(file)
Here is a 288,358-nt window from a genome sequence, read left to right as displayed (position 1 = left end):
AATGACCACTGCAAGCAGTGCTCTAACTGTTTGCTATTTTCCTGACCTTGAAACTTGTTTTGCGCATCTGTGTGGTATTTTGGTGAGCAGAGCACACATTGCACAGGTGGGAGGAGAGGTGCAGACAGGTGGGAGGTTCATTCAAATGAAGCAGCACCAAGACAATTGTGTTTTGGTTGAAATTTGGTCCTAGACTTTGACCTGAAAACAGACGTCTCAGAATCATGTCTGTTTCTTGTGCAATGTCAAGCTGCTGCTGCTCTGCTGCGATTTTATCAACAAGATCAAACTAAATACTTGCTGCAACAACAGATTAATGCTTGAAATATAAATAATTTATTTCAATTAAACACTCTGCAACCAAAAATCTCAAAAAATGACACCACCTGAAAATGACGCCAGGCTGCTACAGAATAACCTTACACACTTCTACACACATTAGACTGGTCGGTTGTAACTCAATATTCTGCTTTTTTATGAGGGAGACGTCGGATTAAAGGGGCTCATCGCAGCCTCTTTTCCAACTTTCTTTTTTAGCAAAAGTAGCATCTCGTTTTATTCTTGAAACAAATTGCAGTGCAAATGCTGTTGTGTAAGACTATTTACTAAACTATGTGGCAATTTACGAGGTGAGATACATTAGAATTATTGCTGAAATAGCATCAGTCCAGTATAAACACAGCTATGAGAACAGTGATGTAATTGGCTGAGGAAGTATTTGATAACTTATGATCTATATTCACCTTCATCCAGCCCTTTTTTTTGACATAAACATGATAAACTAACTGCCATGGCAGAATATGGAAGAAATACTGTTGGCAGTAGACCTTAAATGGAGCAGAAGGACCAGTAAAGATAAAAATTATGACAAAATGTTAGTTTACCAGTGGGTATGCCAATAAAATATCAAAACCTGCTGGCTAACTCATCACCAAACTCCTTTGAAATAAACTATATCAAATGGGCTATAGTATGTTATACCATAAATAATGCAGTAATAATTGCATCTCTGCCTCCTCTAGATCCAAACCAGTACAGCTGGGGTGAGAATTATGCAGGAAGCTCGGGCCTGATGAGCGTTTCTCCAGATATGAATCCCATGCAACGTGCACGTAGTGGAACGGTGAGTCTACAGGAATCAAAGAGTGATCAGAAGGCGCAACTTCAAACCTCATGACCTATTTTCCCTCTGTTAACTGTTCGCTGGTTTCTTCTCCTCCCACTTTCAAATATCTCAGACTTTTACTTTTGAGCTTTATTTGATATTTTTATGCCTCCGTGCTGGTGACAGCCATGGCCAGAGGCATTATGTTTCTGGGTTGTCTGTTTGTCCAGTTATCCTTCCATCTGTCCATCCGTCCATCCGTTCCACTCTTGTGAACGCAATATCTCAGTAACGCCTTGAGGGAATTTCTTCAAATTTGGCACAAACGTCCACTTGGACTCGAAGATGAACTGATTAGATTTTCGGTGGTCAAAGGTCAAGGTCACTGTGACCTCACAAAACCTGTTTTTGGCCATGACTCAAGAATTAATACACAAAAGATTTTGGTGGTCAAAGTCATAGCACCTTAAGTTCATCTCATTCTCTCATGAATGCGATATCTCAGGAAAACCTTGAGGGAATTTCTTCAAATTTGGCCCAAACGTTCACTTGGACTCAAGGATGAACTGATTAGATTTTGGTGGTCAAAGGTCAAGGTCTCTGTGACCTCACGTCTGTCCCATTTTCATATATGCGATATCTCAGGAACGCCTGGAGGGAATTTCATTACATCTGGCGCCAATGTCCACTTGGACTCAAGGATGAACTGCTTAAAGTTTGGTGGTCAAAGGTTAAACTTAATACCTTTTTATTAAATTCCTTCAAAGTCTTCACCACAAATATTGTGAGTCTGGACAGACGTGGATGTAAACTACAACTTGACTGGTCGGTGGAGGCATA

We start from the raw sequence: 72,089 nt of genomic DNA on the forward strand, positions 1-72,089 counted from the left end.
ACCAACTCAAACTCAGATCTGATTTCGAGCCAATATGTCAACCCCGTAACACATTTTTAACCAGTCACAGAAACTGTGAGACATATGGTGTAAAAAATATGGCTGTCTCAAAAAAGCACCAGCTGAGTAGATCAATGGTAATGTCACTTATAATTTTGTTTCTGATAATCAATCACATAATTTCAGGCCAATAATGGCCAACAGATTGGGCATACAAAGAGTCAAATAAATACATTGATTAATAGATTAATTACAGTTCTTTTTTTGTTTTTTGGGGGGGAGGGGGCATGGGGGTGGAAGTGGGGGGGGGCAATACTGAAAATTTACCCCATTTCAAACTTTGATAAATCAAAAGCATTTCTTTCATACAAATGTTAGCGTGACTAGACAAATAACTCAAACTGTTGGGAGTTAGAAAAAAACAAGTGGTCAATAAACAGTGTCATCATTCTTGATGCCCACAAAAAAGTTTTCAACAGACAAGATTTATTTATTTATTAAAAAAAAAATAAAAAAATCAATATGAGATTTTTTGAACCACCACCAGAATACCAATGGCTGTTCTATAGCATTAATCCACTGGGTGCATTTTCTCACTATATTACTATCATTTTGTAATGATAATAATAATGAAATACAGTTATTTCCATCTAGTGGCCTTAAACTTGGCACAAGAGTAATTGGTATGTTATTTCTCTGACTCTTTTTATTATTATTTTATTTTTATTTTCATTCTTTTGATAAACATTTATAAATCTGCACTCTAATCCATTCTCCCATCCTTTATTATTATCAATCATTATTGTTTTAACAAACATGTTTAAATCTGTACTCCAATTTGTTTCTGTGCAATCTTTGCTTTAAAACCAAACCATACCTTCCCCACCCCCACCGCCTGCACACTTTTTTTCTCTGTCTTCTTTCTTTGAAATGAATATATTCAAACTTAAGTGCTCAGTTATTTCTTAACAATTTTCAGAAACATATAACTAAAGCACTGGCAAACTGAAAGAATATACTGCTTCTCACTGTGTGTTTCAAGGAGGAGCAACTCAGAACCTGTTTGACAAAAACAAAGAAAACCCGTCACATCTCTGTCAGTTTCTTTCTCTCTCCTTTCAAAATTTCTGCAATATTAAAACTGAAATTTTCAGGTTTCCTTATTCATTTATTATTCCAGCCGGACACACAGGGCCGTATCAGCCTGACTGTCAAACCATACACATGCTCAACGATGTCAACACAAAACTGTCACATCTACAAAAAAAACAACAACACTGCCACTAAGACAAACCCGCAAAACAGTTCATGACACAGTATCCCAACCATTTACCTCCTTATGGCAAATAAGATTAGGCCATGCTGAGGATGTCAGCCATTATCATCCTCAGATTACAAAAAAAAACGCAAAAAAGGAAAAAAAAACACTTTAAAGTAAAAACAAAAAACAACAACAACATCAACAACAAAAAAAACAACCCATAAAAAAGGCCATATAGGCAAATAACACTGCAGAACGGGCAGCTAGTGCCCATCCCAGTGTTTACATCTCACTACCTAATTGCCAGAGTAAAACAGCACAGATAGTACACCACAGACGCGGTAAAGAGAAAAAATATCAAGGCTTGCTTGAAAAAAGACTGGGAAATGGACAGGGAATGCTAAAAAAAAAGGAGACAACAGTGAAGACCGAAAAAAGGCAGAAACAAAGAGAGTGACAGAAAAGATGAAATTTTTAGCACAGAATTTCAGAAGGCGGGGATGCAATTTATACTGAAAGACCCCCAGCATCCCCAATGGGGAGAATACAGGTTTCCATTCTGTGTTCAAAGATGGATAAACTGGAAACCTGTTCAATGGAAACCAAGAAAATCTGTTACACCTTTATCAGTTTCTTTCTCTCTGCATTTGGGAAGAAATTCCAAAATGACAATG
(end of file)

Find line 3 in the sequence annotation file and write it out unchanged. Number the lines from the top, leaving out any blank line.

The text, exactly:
We start from the raw sequence: 72,089 nt of genomic DNA on the forward strand, positions 1-72,089 counted from the left end.